So that is my prayer page on careful speech.  I may have shared this before; I can't remember.  But it sure bears repeating in my life!

The wonderful, thought-provoking graphic below is also by Abby:
Graphic from Little Birdie Blessings

Monday, February 23, 2015

Our favorite focaccia bread

Photo by Taste of Home
 My grandddaughters especially love this Focaccia Bread which I make often.  I've used this Taste of Home recipe for years, but I guess I may never have shared the link here.  I made a batch of this on Friday night to accompany a spaghetti casserole, and was reminded how good it is.  It's a nice, easy bread machine recipe, but to my mind it produces the best focaccia bread I have ever tasted.

Yesterday, I took what was left, about a third of the batch, along to the church potluck lunch.  It got raves even though it was a couple of days old.

If you don't like rosemary, don't worry.  You could use basil, oregano, or, as I often do, Italian seasoning.  Also, if you are like me and seldom keep dry milk on hand, there's no need to fret about that either.  You can leave it out with no problem.  I nearly always substitute olive oil for the softened butter in the dough, as well.

Hope you will give this delicious bread a try.  It's wonderful alongside any pasta dish and it goes great as an accompaniment to soup (which we are eating a lot of this winter!).  Hope you enjoy the recipe if you try it!

Friday, February 20, 2015

State of the UFOs

This is the progress on the scrap afghan.  You can't see all 25 hexagons in this photo.
 Well, for all of my crafting friends, here is a quick update on how my UFOs [un-finished objects] and WIPs [works in progress] are coming along.  I have one project that I can't show because it's going to be a gift.

First off, the scrap afghan, seen above.  I have 2 rows completed and sewn together -- 25 hexagons in all, in three different motifs.  I finished 2 more motifs this week and am hoping to get a couple more done.  I'm trying to do just 4 to 6 motifs a week.
Please excuse the wrinkles; I was in a huge hurry when I took this photo.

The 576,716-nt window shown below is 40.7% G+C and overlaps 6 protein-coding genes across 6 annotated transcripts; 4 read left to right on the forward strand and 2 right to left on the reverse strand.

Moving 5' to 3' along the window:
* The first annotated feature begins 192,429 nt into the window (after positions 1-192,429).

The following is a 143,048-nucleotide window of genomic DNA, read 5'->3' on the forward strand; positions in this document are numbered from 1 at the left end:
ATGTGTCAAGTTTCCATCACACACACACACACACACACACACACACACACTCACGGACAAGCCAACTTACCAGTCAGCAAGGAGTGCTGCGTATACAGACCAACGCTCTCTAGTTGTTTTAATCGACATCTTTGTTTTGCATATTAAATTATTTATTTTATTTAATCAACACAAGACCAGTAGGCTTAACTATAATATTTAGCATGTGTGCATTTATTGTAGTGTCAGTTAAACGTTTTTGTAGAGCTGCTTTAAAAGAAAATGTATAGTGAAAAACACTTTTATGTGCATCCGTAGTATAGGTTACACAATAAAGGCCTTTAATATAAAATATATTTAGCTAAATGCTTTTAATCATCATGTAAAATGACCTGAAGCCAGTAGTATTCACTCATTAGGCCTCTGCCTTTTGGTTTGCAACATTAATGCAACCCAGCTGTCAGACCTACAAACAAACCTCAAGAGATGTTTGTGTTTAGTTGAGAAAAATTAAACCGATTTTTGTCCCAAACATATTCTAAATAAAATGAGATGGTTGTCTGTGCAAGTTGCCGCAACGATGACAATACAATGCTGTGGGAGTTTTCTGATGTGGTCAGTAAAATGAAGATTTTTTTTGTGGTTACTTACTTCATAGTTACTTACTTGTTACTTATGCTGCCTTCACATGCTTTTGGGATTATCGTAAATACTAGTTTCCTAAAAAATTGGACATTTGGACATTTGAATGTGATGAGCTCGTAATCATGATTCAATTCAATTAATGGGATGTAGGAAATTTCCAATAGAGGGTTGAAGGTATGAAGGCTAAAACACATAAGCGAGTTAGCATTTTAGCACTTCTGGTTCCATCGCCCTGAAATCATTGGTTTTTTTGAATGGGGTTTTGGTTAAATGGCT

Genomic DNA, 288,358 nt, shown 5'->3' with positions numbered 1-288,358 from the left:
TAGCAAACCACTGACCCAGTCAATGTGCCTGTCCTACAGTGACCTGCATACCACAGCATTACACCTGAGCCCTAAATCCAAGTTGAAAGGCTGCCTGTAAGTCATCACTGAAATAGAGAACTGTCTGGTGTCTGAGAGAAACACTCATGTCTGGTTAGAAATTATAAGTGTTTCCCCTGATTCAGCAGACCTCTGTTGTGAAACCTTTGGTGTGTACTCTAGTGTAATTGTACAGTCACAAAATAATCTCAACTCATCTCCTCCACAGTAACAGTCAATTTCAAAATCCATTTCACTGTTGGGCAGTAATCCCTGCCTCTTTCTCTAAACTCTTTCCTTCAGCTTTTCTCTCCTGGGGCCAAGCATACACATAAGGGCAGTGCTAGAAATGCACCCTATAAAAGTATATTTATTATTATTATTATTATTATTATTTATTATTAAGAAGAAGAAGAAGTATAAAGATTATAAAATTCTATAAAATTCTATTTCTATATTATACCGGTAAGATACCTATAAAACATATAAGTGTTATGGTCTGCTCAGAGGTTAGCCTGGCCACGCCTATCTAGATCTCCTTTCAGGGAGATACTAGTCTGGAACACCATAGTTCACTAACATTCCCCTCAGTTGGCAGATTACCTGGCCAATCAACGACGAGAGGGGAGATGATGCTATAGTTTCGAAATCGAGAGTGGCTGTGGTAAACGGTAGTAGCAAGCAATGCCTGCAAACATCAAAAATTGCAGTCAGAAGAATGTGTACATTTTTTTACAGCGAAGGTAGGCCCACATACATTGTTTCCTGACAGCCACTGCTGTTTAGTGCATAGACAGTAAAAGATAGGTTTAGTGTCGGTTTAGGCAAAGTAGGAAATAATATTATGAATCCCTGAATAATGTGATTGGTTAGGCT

This is my "Snow Angels" cross-stitch UFO of many years' standing.  My Nevada daughter gifted me with this because it reminded her so much of her and her sister in the winter as children.  It IS beautiful, and the thought behind it even more so.    And it has been a huge challenge to me as well, but I think I'm finally getting a handle on it, thanks to brilliant winter sunshine and bifocals!  This is done on 18-count Aida and has a great many blended colors in the design.  You can see, in the photo of the kit at left below, how very lovely the design is.
You can see how far I have come since the  photo above was taken.  And also how far I have to go....
The cross-stitched rose hand towel

Above you see the cross-stitched rose hand towel.  I've made a little bit of progress on this, but have been concentrating more on "Snow Angels".  Recall, this was a kit from someone else's stash.  It is the second in a set of two, and I also used the design for pillowcases.

And finally, here is a completed project!  Mice had chewed into our barley hot packs back before Christmas, and so I needed to make some more (now that the mouse problem has been dealt with).  This is the second one.  The first one I did in a masculine gray plaid I had on hand; for this one, I couldn't decide, but then I found this orange/gray chevron design I'd bought on a whim with no real idea what I'd use it for; I just liked it.  Makes a utilitarian hot pack a little more fun.